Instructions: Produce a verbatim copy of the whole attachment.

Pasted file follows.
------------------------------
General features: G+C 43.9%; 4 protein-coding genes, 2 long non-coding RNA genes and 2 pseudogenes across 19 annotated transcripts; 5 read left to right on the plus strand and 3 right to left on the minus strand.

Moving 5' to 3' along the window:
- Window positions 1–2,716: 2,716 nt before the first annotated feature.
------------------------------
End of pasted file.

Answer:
General features: G+C 43.9%; 4 protein-coding genes, 2 long non-coding RNA genes and 2 pseudogenes across 19 annotated transcripts; 5 read left to right on the plus strand and 3 right to left on the minus strand.

Moving 5' to 3' along the window:
- Window positions 1–2,716: 2,716 nt before the first annotated feature.